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Every Book Its Reader: The Power of the Printed Word to Stir the World Hardcover – November 29, 2005
This month's Book With Buzz: "The Lying Game" by Ruth Ware
From the instant New York Times bestselling author of blockbuster thrillers "In a Dark, Dark Wood" and "The Woman in Cabin 10" comes Ruth Ware’s chilling new novel, "The Lying Game." See more
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From Publishers Weekly
As in A Gentle Madness and other books, syndicated columnist Basbanes again proves his fascination with the minutiae of bibliophilia, relating with relish how many volumes were in various famous readers' collections, who wrote in their margins, who kept commonplace books, and other book-related ephemera before getting to the heart of this book: his discussions with well-known readers of today. These include Harold Bloom on Shakespeare and the politicizing of literature in the academy; Helen Vendler on her experience of poetry from adolescence on; and the impressive Robert Coles on his literary relationships with writers such as William Carlos Williams and Walker Percy, as well as his own call to action for children around the world. This volume is like a pot in an overenthusiastic cook's kitchen: a little bit of everything has been thrown in. As in cooking, however, too many notes spoil the palate. Basbanes writes fluidly and there are intriguing tidbits—the chapter on the development of religious texts is especially strong—but the book as a whole has no central argument or philosophy to make it cohere. Illus. not seen by PW.
Copyright © Reed Business Information, a division of Reed Elsevier Inc. All rights reserved.
No one writes with more verve and fluency about the history of books and reading than bibliophile Basbanes. In his fifth lively, original, and free-flowing book, Basbanes wonders about what books Shakespeare might have read, and he explicates the source for bowdlerize: Henrietta and Thomas Bowdler published a sanitized, family-safe edition of Shakespeare's plays in 1807. A fascinating survey of writers' libraries, including those of Edward Gibbon and Henry James, leads to a consideration of the practice of keeping "commonplace books," or notebooks in which writers copy "significant excerpts" from books they read. A conversation with historian and biographer David McCullough engenders discussion of the reading habits of American presidents, while Elaine Pagels offers useful analysis of how people view the Bible, and visits with literary scholar Matthew J. Bruccoli inspire thoughts on the value of collecting writers' artifacts. Basbanes also insightfully profiles passionate book lovers and sages Robert Coles, Helen Vendler, and Harold Bloom. A reader's delight, Basbanes' work testifies to all that literature does for the human spirit. Donna Seaman
Copyright © American Library Association. All rights reserved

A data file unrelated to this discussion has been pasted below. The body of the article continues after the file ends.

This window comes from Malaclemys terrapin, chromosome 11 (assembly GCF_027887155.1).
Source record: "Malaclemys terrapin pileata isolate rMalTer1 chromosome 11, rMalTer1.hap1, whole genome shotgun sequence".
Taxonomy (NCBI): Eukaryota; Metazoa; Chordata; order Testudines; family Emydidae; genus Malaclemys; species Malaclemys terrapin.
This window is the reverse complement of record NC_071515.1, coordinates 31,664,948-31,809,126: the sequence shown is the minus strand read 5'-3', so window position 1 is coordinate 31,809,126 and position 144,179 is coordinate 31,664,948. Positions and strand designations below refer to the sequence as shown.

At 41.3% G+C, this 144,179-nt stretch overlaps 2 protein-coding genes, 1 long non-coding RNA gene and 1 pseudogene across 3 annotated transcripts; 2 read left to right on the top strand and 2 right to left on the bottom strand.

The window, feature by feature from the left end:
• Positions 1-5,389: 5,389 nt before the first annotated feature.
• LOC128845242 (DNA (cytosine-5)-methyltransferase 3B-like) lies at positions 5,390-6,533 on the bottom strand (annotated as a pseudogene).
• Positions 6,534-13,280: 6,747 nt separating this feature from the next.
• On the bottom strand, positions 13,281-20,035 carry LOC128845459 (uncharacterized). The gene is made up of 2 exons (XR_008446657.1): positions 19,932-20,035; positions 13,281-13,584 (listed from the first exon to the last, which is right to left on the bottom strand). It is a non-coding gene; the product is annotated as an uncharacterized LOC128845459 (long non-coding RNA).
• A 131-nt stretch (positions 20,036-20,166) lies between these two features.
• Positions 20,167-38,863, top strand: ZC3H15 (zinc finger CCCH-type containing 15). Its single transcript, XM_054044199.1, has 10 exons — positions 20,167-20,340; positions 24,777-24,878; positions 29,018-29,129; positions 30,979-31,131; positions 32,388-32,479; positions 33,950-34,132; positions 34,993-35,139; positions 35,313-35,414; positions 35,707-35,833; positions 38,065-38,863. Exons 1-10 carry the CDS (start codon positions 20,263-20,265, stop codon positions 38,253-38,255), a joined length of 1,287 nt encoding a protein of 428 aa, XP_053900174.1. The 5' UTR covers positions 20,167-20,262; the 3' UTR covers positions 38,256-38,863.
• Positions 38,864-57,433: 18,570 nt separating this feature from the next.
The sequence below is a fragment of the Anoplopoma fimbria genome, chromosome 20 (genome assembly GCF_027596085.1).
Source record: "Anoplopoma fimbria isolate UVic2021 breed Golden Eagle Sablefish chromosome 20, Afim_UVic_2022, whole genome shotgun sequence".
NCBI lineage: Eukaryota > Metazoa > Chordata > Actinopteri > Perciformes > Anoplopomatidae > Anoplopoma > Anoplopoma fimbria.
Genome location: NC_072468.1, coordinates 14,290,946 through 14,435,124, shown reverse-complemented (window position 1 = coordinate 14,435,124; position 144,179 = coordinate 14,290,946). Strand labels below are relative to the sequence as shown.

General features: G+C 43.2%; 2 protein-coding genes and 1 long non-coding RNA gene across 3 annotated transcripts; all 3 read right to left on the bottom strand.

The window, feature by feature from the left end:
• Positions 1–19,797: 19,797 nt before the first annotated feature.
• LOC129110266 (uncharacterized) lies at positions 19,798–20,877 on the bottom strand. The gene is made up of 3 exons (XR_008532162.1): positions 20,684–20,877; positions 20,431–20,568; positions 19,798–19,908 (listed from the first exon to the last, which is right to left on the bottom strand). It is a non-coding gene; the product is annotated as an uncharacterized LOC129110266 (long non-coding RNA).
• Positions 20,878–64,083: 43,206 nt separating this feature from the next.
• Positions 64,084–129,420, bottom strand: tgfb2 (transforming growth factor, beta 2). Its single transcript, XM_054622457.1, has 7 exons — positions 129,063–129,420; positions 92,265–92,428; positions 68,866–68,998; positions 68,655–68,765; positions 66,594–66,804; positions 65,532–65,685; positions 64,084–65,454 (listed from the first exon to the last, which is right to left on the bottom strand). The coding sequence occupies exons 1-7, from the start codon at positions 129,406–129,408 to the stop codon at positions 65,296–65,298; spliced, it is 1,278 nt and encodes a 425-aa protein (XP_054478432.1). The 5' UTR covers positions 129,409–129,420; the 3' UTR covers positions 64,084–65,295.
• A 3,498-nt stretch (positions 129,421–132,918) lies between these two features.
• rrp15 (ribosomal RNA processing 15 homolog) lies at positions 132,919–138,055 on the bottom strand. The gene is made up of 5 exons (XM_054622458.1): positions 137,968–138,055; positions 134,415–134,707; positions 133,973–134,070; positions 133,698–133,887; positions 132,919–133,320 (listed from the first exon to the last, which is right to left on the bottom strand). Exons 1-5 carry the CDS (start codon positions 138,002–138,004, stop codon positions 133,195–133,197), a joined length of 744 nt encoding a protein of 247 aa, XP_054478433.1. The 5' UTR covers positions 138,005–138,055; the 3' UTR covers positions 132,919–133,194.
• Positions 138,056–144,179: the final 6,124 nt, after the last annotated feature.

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Top customer reviews
Every Book Its Reader continues Basbanes' familiar theme of the continuing importance of the printed word in today's society. It expands it by focussing on studies of the libraries of eminent booklovers of the past such as Edward Gibbon and through interviews with great living writers/readers like David McCullough and Harold Bloom. Basbanes branches into fascinating discussions on the art of translation, for example, that illuminate obscure but valuable corners of the world of books.
In other words, there is a wealth of information about books and reading in Every Book Its Reader, but the most important reason to read it is its evocation of the joy of reading. Basbanes and his readers will undoubtedly echo the sentiment of May Lamberton Becker, one of his subjects in Every Book Its Reader, in saying that if we get to heaven, we will meet each other in the corner by the bookcases.
Even so, this is a book I will keep, and probably return to, because it still has much to offer. Like his previous books, this is addressed to bibliophiles and deals with topics dear to them. In particular, it deals with readers, many of whom are famous, but some of whom are convicts and some of whom are small children. The book finds a dozen ways to emphasize the value and influence of books. The chapter on physicians and their books should appeal to every doctor on the continent.
Basbanes interviewed a good number of legendary American readers--Harold Bloom, Helen Vendler, Daniel Aaron, Robert Coles--collecting comments that will make this book of interest to common readers and fulltime scholars. Though Basbanes is too much of a gentleman to make much of it, some of these learned people come across as amusing fools, and some flatly contradict each other. Thus Basbanes provides expert testimony that books can be beloved by wildly different people because they read books differently, and because they love different books.
The only author I can compare to Basbanes is the wonderful Holbrook Jackson (an author Basbanes admires, too), because both allow their passion for books to be motive enough: they do not let themselves be distracted (at least not for long) by peeves or pieties. The personalities that guide their readers along are congenial, even affectionate, glad to have your attention and trying to repay it with every page.
in the discussions. I always look forward to his next book.